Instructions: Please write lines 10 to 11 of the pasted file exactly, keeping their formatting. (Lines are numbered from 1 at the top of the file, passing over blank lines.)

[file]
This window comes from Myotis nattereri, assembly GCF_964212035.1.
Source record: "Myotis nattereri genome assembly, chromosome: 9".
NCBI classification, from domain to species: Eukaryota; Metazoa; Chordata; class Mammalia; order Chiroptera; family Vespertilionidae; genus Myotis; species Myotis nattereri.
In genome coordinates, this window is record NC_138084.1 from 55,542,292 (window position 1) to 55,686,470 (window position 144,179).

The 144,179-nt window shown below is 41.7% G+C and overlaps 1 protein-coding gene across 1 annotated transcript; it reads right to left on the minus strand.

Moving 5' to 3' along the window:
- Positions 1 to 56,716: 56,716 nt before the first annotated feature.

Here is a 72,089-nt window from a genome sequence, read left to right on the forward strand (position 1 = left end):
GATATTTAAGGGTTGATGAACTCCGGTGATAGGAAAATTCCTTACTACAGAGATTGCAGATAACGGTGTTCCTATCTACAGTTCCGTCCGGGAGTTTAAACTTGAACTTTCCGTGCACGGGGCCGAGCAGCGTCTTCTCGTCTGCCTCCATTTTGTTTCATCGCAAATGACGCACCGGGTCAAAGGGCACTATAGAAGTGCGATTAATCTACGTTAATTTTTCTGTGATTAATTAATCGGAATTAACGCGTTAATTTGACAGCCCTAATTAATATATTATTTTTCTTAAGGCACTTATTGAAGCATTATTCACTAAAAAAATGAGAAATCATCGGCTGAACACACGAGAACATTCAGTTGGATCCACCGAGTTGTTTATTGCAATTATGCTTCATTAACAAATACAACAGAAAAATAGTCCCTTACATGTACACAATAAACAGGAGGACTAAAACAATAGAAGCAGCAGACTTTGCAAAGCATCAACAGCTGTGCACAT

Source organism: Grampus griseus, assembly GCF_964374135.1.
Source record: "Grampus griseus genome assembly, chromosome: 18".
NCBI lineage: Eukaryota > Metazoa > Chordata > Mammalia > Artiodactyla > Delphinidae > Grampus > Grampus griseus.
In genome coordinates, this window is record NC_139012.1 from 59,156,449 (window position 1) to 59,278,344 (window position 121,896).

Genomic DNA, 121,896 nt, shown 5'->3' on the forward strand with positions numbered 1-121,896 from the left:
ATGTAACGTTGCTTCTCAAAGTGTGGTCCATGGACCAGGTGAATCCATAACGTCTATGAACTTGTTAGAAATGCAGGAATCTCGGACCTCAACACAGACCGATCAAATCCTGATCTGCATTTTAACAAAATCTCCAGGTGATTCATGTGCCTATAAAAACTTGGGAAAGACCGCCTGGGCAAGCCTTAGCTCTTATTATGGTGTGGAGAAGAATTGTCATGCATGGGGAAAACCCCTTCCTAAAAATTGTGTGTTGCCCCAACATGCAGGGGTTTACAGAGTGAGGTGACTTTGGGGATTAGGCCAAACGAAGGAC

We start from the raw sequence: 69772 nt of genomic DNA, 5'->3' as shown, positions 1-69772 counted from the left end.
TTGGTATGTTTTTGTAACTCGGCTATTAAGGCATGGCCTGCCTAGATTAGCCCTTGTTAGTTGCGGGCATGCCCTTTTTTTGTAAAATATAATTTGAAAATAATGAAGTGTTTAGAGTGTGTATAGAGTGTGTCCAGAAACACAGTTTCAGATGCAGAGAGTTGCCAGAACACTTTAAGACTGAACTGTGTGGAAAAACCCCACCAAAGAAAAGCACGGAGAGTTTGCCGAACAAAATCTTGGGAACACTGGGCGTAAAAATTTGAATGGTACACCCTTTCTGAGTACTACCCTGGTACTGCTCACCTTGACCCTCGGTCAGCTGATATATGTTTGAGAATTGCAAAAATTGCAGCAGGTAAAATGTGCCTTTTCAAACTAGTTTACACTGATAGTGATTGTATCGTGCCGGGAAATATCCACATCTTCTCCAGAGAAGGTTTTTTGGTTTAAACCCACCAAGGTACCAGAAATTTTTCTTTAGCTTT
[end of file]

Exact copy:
Source organism: Grampus griseus, assembly GCF_964374135.1.
Source record: "Grampus griseus genome assembly, chromosome: 18".